At 6.5 miles from White Pass is the Sand Ridge Trail just off US 12 via Forest Service Road No. 488.
In about 7.6 miles below White Pass we entered the Clear Lake Recreation Area and stopped at the Day Use Area via Forest Service Road 1200, passing several campgrounds on our way.
The Clear Lake Day Use Area provides a picnic shelter, boat launch, picnic grounds, restrooms and a stretch of the Great Washington State Birding Trail. The trail features blinds for closer views of the birds and interpretive signs. There is also an old flagpole and traces of concrete foundations from an army rest camp dating back to World War II. We spotted the flagpole but no concrete. The islands near the shoreline are off limits to the public though fishing is allowed (visit the Washington Department of Fish and Wildlife for rules and regulations).
We’d planned to hike to the Round Mountain Lookout Trail No. 1144 off (Forest Service Road No. 1200-530). The four-mile gravel road is in good shape and manageable for passenger cars but watch for two deep dips and falling rocks. Though narrow and winding the road provides several turn-outs.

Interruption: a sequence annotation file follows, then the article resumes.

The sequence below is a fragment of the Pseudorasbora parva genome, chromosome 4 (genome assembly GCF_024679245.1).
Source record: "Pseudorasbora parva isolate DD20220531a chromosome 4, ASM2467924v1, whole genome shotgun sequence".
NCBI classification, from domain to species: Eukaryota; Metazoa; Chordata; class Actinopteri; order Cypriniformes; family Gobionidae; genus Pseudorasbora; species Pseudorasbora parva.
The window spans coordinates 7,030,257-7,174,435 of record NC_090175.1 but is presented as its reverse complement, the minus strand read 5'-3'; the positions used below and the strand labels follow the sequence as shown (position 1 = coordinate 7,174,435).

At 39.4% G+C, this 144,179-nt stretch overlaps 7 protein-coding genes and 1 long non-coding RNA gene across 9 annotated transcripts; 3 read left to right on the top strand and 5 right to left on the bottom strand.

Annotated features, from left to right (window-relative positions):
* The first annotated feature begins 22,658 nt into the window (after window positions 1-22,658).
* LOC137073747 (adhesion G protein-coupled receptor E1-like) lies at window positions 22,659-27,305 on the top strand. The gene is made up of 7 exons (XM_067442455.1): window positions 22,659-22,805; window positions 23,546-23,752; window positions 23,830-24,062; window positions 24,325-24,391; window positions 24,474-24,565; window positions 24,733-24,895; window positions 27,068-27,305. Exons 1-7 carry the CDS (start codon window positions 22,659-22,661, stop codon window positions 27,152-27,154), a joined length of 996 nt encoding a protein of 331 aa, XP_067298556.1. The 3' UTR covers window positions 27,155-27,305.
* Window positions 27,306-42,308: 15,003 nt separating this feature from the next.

Finding the Round Mountain trailhead can be a little confusing as the road to Round Mountain on the Green Trails map is designated Road No. 830 whereas forest service road-signs off Road 1200 are numbered 1220-530. Go by the road number posted on the road signs, not the map.
After parking at the Round Mountain trailhead we met local hikers returning from the trail who said the north side of Round Mountain was still under snow. By early July the trail should be clear of snow.
Back on Road No. 1200 you’ll pass more campgrounds and forest service roads en route to Naches. Explore these campgrounds and forest service roads as you desire but it’s helpful if you obtain the appropriate maps before you set out. We also bypassed several forest service roads that access multiple-use trails such as Forest Service Road 1205 (right) that provides access to the Pinegrass Area 3.
Rimrock Lake is Stunning
As we continued we enjoyed views of Rimrock Lake and Kloochman Rock but bypassed Road No. Road 1000 to Grey Camp Campground and Conrad Meadows. We had to cherry-pick our stops given there were so many!
We left Road No. 1200 to visit the Peninsula Recreation Area where we found a boat launch, a campground and the Tieton Emergency Air Strip. This is a beautiful site with a clean facility and a marshy shoreline at Rimrock Lake ideal for bird-watching.